Understand Your Mortgage Payment

Learn about the components that make up your mortgage payment and how they affect the amount you pay.

Monthly Mortgage Payment = Principal + Interest + Escrow

Your mortgage payment is comprised of three different parts. 


Principal is the amount of money the bank loaned to you to purchase your home.


Interest is a portion of the overall monthly mortgage payment amount that is calculated based on your interest rate and the remaining principal balance of your loan. 

Generally, you pay more interest than principal at the start of your mortgage loan, because the amount paid in interest is based on the outstanding principal balance at that time. As you pay down the principal balance over the life of your loan, the amount of your monthly payment allocated to prinicpal will increase and the amount allocated to interest will decrease. 

Log in to Online Banking to see your mortgage payments over time. 


M&T collects money for things like property taxes, homeowner's insurance, and Private Mortgage Insurance (PMI)/Mortgage Insurance (MI), and submits these payments on your behalf.  Your loan type determines whether an escrow account is required. 

Read more about Escrow.

Mortgage Loan Interest vs. Personal Loan Interest

Mortgage loans accrue interest differently than personal loans such as auto loans. Here's a quick breakdown:

Mortgage Loan Interest
(also known as Compound Interest)

For a mortgage, interest is calculated and predetermined for each month over the life of your loan.  The amount of monthly interest remains the same, regardless of the day that the payment is posted.

Personal Loan Interest
(also known as Daily Simple Interest)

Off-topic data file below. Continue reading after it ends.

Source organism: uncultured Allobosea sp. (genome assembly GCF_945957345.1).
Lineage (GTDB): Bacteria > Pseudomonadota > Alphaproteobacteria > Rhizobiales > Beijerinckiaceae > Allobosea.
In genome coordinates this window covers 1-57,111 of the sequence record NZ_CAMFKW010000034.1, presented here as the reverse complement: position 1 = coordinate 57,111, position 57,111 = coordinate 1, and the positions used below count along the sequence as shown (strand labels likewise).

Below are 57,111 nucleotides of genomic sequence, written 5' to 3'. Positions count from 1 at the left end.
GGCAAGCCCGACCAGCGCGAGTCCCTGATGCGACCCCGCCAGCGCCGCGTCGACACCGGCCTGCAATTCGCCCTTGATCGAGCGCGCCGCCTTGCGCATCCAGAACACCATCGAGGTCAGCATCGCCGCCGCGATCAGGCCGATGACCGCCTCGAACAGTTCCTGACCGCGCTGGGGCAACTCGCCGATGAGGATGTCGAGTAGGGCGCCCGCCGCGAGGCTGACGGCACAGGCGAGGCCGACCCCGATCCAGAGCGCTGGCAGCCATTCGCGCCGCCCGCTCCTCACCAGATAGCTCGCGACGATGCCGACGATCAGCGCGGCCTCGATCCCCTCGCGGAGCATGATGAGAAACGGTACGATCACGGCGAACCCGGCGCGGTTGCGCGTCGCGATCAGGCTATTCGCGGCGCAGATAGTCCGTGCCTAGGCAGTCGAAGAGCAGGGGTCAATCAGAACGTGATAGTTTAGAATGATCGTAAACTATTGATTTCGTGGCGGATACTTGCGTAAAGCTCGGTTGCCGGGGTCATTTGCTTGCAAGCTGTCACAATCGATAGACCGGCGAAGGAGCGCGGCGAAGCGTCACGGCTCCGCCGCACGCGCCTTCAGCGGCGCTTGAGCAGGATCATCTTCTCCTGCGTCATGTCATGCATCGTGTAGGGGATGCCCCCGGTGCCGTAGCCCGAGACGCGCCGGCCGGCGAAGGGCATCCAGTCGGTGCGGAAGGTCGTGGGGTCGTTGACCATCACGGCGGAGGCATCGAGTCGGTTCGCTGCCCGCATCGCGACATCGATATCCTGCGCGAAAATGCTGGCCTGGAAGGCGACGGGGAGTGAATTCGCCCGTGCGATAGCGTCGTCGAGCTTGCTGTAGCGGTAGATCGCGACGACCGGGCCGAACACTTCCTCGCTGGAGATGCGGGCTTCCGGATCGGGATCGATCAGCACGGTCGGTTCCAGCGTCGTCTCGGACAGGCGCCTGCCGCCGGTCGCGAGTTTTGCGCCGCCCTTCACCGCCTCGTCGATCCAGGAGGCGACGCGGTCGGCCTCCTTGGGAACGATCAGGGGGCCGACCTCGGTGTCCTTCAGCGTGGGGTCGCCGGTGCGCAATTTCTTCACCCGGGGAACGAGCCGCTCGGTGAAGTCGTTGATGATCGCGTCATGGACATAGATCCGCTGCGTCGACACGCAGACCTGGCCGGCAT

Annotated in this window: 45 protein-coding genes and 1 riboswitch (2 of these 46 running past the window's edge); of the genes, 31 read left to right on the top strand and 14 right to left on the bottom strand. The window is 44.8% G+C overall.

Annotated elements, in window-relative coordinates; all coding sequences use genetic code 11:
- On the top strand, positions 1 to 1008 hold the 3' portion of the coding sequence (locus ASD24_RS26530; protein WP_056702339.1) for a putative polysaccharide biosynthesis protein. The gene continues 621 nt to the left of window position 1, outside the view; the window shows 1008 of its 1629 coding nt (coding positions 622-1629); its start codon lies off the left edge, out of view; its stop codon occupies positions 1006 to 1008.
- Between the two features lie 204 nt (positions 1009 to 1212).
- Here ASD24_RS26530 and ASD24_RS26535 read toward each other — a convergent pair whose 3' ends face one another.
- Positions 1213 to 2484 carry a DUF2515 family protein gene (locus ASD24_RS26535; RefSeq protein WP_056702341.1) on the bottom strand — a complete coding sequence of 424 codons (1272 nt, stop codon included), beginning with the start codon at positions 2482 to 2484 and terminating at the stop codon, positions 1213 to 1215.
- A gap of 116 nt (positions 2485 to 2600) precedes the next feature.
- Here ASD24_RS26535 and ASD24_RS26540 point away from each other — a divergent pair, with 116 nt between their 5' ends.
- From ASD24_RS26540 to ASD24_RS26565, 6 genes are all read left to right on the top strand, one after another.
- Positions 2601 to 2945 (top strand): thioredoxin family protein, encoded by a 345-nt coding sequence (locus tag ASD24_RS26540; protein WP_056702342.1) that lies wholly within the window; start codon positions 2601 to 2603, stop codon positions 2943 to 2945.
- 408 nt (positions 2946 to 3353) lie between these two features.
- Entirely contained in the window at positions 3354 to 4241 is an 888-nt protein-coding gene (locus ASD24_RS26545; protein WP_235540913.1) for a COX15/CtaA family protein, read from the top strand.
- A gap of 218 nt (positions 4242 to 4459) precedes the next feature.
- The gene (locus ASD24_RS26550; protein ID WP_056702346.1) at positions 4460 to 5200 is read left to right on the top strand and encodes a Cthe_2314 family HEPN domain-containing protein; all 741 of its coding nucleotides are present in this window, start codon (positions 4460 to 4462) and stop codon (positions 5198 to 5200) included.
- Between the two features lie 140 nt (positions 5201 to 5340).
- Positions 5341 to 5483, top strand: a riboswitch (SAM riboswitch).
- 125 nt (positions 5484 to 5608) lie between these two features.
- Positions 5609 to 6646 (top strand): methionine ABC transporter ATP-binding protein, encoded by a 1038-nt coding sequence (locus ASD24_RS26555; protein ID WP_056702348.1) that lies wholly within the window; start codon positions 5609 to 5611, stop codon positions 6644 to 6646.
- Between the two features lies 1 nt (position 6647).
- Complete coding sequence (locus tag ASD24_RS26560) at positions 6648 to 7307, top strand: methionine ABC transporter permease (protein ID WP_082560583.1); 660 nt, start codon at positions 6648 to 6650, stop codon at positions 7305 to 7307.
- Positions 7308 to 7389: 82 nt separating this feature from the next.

For personal loans, interest accrues on a daily basis.  The total amount of interest applied (or credited) with each payment is based upon the number of days since your last payment.

Wondering why your mortgage payment has changed?

Depending on your mortgage program, your monthly payments may change over the life of your loan. This most commonly occurs with adjustable rate mortgages (ARMs). After the initial fixed-rate term comes to a close, the interest rate can change up or down depending on market conditions – meaning your monthly payment may rise or fall.

Payments on fixed rate mortgages typically do not change unless you have an escrow account with annual taxes and homeowner’s insurance included in your monthly payments. As your annual property tax and insurance costs change, the amount needed to cover these costs in your monthly payment is impacted. If these costs increase, you can opt to either have your future payments adjusted to cover the difference or pay the difference in full to maintain your current payment. 

Find out more about escrow accounts here.

Still have questions about your mortgage payments?

We're here to help. Check out our frequently asked mortgage payment questions for more information.

Review Payment F A Qs


Take comfort with repayment options.

M&T offers a number of assistance programs across certain mortgages to help you keep up with your payments. Let’s work together to find the right solution for you.